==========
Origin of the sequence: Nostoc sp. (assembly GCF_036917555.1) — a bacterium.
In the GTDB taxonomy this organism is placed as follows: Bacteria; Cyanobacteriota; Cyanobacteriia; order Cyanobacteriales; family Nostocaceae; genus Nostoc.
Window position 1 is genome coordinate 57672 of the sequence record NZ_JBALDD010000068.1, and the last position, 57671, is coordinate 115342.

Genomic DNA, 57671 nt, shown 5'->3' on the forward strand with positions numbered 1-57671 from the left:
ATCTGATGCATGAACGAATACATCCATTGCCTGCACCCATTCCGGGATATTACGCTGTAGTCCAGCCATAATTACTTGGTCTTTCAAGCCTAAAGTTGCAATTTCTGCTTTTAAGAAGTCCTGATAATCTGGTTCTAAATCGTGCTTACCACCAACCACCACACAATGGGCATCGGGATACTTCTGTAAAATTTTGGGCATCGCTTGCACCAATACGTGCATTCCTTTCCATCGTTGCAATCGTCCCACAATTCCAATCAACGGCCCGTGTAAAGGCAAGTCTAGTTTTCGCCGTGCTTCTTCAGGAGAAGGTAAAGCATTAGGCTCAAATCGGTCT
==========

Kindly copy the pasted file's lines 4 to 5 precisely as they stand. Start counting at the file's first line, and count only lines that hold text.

Genomic DNA, 57671 nt, shown 5'->3' on the forward strand with positions numbered 1-57671 from the left:
ATCTGATGCATGAACGAATACATCCATTGCCTGCACCCATTCCGGGATATTACGCTGTAGTCCAGCCATAATTACTTGGTCTTTCAAGCCTAAAGTTGCAATTTCTGCTTTTAAGAAGTCCTGATAATCTGGTTCTAAATCGTGCTTACCACCAACCACCACACAATGGGCATCGGGATACTTCTGTAAAATTTTGGGCATCGCTTGCACCAATACGTGCATTCCTTTCCATCGTTGCAATCGTCCCACAATTCCAATCAACGGCCCGTGTAAAGGCAAGTCTAGTTTTCGCCGTGCTTCTTCAGGAGAAGGTAAAGCATTAGGCTCAAATCGGTCT